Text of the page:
Apollo 18



Fake moon-landing chiller is no Blair Witch in space.
  • Review Date: September 2, 2011
  • Rated: PG-13
  • Genre: Science Fiction
  • Release Year: 2011
  • Running Time: 88 minutes

What parents need to know

Positive messages

The U.S. government sends three astronauts to the moon for no clear reason, seemingly expecting them to perish. It's a hopeless and depressing scenario.

Positive role models

Astronauts are typically cool role models, but while these characters try their best to complete their mission and be brave, they're not very likeable or admirable. They argue and panic and succumb to anger and frustration.


Little overt violence, but there are a few scary, disturbing sequences with sudden, shocking images, such as a frightening face or a sudden movement. The worst is a gory wound on one of the astronauts that keeps getting more and more infected.

Not applicable

Profanity becomes fairly frequent as the horror escalates; words include infrequent use of "s--t" and "f--k," plus many uses of "hell," "damn," "goddamn," and "Jesus Christ" (as an exclamation), as well as "bastard," "d--k," "balls," and "prick."

Not applicable
Drinking, drugs, & smoking

During interviews at the beginning, one of the astronauts tells a story about drinking "too many" beers at a barbecue.

Parents Need to Know

Parents need to know that this sci-fi/horror movie -- which is told in the "found-footage" format pioneered by The Blair Witch Project and continued by Paranormal Activity and others -- revolves around a final, secret moon mission in which astronauts discover something terrible on the lunar surface. (In real life, 1972's Apollo 17 was the final mission.) There are some intense, frightening sequences, mostly based on sudden movements and scary faces. There's also a gory wound that grows worse as the story progresses. Profanity gets fairly frequent as things escalate but is more along the lines of "hell" and "goddamn" than stronger words (though there are a couple of those as well).

What's the story?

Just as NASA is about to cancel its manned moon missions, it prepares for one more trip, a top-secret voyage to plant a radar device on the lunar surface to keep tabs on the Russians. The Apollo 18 mission lands successfully, and the astronauts (played by Warren Christie and Lloyd Owen) go for their moon walk. Unfortunately, they find an abandoned Russian craft, plus evidence of foul play. Soon, strange things begin happening aboard their own ship, and one of the astronauts is wounded by an unseen invader. Worse, their radio contact with Earth is knocked out. Will these brave men ever return home?

Is it any good?


The fake "found footage" genre has really started to wear out its welcome; this movie really shows the drawbacks and limitations of the format. APOLLO 18 always seems like an attempt at a scary movie edited by scary movie-makers, rather than an actual document from the NASA vaults. It's never convincing, except perhaps for the pre-flight interviews conducted on Earth. And the picture's constant twitching and dropping out gets annoying.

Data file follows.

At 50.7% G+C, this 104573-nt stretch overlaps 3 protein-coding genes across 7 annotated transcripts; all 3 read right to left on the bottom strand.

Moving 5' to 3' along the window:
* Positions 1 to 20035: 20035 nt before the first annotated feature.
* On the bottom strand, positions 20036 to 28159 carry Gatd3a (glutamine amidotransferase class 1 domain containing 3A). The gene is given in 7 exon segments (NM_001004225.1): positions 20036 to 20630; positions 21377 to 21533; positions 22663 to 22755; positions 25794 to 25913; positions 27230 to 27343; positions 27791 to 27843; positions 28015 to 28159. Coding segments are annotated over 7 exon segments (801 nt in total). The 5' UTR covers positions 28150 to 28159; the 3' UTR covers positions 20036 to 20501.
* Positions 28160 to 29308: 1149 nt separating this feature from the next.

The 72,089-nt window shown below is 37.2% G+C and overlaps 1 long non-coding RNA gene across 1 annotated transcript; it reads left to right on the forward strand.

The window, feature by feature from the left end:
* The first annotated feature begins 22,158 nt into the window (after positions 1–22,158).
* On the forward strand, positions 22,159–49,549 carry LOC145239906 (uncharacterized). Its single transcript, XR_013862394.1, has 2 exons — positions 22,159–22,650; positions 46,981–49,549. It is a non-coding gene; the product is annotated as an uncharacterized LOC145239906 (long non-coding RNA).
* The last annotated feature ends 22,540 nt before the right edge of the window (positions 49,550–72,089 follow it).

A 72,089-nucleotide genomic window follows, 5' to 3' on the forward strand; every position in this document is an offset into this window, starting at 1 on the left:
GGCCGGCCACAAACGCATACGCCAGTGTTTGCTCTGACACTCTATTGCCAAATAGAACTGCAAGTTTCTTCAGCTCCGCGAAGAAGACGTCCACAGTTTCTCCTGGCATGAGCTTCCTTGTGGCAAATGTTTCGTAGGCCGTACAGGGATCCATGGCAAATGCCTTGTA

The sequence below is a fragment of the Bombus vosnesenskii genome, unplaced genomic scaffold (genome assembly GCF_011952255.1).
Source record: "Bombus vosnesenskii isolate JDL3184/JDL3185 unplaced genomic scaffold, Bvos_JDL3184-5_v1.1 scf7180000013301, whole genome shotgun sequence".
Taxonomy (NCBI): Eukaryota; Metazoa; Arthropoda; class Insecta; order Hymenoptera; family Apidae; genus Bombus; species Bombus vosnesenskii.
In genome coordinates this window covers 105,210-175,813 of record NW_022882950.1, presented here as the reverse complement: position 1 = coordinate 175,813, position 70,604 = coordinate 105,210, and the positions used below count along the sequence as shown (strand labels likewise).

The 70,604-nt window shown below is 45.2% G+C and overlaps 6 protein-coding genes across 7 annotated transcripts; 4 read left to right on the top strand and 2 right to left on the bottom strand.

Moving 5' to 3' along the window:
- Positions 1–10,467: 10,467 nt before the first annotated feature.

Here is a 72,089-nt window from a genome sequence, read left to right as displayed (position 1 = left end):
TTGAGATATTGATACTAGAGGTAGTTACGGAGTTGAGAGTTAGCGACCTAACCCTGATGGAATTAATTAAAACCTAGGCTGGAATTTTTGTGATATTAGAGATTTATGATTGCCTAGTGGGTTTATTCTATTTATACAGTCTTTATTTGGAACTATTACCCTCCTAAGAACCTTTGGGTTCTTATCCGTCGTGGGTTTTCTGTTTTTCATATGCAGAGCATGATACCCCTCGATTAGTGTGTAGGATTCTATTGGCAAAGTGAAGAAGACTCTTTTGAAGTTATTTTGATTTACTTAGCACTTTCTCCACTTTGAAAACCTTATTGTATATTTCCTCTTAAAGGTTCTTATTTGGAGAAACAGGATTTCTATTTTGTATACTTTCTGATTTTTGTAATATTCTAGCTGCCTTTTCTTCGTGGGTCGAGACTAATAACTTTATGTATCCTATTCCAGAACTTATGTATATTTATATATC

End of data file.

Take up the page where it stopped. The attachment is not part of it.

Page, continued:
On the moon, there's hardly any drama or character development to keep things moving. The moon monsters -- when they're finally revealed -- are fairly pathetic, and we barely know the characters, so there's no one to root for. What's more, the film's general tone is so downbeat and hopeless that it's not the least bit fun. The best thing you can say about this movie is that it's not too long.

Families can talk about...

  • Families can talk about the movie's violence. Is it scary? In general, which has more impact -- seeing frightening things take place or knowing that they're happening but not being able to see them?

  • Does this film really look or feel like it's made out of real found footage? How does the editing affect that perception? How does this compare to other movies using a similar style?

Movie details

Theatrical release date:September 2, 2011
DVD release date:December 27, 2011
Cast:Lloyd Owen, Ryan Robbins, Warren Christie
Director:Gonzalo Lopez-Gallego
Studios:Dimension, Weinstein Co.
Genre:Science Fiction
Run time:88 minutes
MPAA rating:PG-13
MPAA explanation:some disturbing sequences, and language

This review of Apollo 18 was written by

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  • Very Good: Engaging; good learning approach.
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  • Fair: Somewhat engaging; OK learning approach.
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  • Not for Kids: Not age-appropriate for kids; not recommended for learning.

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What parents and kids say

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Educator Written byKittykate93 September 5, 2011

Thrilling Sci-Fi

Overall a very good movie. Did remind me of Paranormal Activity or Cloverfield by the way the camera moved. It was very exciting and made me very jumpy at parts. The creatures are very scary because they resemble spiders. A great sci-fi!
What other families should know
Too much violence
Too much swearing
Teen, 16 years old Written bybanana man13 September 3, 2011

super awesome scary sci fy

Hello guys i saw this movie the opening night its started out great and just got greater there is 4 very disturbing sceanes me and my mom jumped so many times the langue is'nt that bad besides the 2 f bombs for a couple scenes there was gore but not so much go see it it looks very real
What other families should know
Too much violence
Too much swearing
Teen, 14 years old Written byhazel119 September 28, 2011

Apollo 18

Language- profanity throughout the movie including the f-bomb. Violence- frightening scenes for younger viewers, and one nasty infected gory wound.
What other families should know
Too much violence
Too much swearing


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